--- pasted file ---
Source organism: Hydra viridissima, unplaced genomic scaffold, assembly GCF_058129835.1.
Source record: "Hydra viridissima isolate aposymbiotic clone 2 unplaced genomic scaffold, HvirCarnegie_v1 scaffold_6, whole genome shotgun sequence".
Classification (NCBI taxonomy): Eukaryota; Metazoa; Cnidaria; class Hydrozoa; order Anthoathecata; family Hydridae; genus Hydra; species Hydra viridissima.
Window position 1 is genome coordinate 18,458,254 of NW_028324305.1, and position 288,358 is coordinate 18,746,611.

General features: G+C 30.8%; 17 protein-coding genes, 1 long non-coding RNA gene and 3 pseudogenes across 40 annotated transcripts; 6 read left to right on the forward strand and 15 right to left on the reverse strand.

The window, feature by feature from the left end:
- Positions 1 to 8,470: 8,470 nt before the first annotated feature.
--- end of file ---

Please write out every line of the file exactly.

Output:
Source organism: Hydra viridissima, unplaced genomic scaffold, assembly GCF_058129835.1.
Source record: "Hydra viridissima isolate aposymbiotic clone 2 unplaced genomic scaffold, HvirCarnegie_v1 scaffold_6, whole genome shotgun sequence".
Classification (NCBI taxonomy): Eukaryota; Metazoa; Cnidaria; class Hydrozoa; order Anthoathecata; family Hydridae; genus Hydra; species Hydra viridissima.
Window position 1 is genome coordinate 18,458,254 of NW_028324305.1, and position 288,358 is coordinate 18,746,611.

General features: G+C 30.8%; 17 protein-coding genes, 1 long non-coding RNA gene and 3 pseudogenes across 40 annotated transcripts; 6 read left to right on the forward strand and 15 right to left on the reverse strand.

The window, feature by feature from the left end:
- Positions 1 to 8,470: 8,470 nt before the first annotated feature.